Sofi Eln

13:51 12th June 2009

It’s been “eleven fucking years” says Faith No More front man Mike Patton as he addresses the audience in Brixton Academy, or “Fuck heads” as he refers to them in the band’s live comeback and first show since their split in 1998. Apt opener, 'Reunited', a cover of Peaches and Herbs’ song is symbolic of their return, before The Real Thing gets underway in a set of greatest hits. Dressed in suits, the five members of Faith No More are certainly at home on this stage having released a video in 1991 of their live performance in this same venue, although the band have had a shuffle in members since then. It’s the same line-up for tonight’s sold out gig as at the time of their departure in 1998, with Mike Patton, drummer Mike ‘Puffy’ Bordin, bassist Bill Gould, Roddy Bottum on keyboards, and guitarist Jon Hudson.

Playing against a backdrop of red curtains there are no visual enhancements, the show is solely about the music, but visual entertainment is ever present from Mike Patton, as he bounds about the stage, jumping or dropping to his knees in ultimate vocal-wrenching pantomime, only stopping to adjust his vocal equipment or for rests between songs. Taking the mic in his mouth and gripping it between his teeth, the singer staggers backwards from centre stage and rolls his head back to laugh manically during Land Of Sunshine which creates a circus vibe strengthened by Roddy’s melodies on keys. He then produces a loud-speaker before Caffeine erupts, an offering also from 1992’s Angel Dust.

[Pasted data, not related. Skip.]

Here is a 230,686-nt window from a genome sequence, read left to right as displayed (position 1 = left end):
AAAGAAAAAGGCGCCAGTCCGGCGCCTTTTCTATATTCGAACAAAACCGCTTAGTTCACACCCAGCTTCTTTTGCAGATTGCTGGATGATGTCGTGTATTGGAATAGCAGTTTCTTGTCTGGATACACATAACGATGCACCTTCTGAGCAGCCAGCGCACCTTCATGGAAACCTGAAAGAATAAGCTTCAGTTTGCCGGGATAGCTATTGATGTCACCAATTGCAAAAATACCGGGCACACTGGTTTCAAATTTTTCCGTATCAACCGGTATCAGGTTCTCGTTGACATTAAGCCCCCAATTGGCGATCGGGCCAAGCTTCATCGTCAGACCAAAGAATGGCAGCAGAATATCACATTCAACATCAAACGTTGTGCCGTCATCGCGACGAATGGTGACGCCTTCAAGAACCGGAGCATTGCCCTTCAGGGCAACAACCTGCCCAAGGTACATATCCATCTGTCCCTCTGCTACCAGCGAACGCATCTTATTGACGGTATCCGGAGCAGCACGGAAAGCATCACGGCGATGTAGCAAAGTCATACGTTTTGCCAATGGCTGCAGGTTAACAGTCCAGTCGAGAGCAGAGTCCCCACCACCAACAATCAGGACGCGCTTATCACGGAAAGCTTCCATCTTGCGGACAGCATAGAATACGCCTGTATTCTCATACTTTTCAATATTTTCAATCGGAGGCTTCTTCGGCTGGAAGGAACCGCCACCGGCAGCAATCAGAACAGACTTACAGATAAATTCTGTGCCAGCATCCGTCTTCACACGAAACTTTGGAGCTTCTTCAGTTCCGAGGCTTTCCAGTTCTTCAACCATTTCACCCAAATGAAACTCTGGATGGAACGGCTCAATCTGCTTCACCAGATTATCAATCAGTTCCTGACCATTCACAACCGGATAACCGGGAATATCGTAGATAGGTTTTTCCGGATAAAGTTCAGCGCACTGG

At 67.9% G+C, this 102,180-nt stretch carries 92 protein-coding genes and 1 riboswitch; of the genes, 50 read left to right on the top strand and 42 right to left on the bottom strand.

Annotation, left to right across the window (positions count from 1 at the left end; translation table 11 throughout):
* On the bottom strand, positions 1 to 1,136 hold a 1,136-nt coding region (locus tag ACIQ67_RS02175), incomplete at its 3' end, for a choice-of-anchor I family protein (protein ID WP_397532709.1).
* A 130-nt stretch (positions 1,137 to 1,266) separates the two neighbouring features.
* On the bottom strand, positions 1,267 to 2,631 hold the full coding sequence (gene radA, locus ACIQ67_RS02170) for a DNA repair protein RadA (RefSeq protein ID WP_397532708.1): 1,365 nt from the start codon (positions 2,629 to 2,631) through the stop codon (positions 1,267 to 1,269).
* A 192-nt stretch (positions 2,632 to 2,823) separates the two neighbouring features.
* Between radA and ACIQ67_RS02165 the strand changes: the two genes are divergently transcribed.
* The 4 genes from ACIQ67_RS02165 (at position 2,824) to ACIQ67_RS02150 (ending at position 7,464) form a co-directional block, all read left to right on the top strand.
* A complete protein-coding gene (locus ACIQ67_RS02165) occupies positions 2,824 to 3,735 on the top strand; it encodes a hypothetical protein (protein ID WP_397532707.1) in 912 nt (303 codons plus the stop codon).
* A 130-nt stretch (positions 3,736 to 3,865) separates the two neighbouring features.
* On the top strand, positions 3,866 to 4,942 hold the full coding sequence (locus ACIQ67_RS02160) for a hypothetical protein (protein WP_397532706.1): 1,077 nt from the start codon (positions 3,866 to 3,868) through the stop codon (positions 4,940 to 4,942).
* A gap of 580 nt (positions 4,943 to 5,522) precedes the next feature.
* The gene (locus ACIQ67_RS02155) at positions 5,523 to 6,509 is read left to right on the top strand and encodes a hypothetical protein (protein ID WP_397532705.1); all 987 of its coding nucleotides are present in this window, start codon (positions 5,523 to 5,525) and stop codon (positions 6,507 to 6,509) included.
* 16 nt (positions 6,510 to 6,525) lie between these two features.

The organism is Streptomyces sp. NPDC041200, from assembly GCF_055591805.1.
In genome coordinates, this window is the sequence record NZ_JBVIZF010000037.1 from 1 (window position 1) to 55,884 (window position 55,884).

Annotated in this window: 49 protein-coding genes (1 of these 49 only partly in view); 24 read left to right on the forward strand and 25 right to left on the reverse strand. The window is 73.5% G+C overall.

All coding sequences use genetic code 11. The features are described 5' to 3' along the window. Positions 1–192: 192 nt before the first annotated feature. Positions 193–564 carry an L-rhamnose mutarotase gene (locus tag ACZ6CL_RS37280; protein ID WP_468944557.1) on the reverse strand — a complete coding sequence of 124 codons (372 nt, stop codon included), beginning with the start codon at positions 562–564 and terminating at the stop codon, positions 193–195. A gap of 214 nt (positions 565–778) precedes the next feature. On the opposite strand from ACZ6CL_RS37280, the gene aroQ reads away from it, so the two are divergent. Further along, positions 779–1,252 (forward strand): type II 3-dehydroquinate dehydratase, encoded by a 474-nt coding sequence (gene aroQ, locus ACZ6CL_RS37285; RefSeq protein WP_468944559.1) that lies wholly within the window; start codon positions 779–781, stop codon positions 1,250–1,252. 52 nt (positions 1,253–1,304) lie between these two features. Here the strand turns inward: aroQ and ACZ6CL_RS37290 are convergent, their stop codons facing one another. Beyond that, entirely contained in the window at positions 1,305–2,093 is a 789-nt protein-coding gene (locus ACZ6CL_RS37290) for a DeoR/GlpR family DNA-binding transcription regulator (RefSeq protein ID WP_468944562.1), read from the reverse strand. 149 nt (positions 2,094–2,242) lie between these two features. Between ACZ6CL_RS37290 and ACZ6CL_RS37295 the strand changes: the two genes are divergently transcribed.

If you ignore the matured appearance of the performers on stage (now a decade older), it’s hard to believe some of the songs played are older than some visibly younger members of the audience down at the front of the pit, which the band also refer to in banter between songs. The songs seem to have a renewed vibrancy, glossed over with an enthusiasm that can be sensed from fans in the crowd who take delight in Faith No More’s reunion and live return. During Midlife Crisis the audience monopolise the singing as the baffling lyrics of “…Your menstruating heart, it ain’t bleeding enough for two” echo around the venue, a far from average sing-a-long anthem.

The various musical projects Mike Patton’s been involved in during Faith No More’s absence from the music scene also have an affect on the songs not just with the vocal tech tools he uses, but his natural abilities seem to have expanded. He appears just as comfortable growling and shouting his way though noise-mongering stomps like, Malpractice, as he is performing the rap-rock style of Epic and Surprise! Your Dead, or part-rasping his way through Last Cup Of Sorrow and RV. His softer singing gleams too with former number one single Easy, and Stripsearch and the following songs in the finales.

The band and fan interaction is ever present tonight as California’s quintet indulge the crowd by playing the Chariots Of Fire theme. Then, in Just A Man from 1995’s King For A Day, Fool For A Lifetime, the singer is off stage and down at the barriers standing before the crowd with arms stretched, gesturing like a conductor in a mock finale, before the magic of the second encore in I Started A Joke. This Bee Gees cover is almost owned by Faith No More tonight, going beyond an anthem for the unlucky; in a bid to send the audience off in a cheery mood. This would no doubt make their difficult journeys home (in light of tube strikes) seem that more peachy – also the shade of the front man’s suit. Pristina closes a breathtaking performance that sets expectations for their forthcoming Download appearance and following tour of Europe.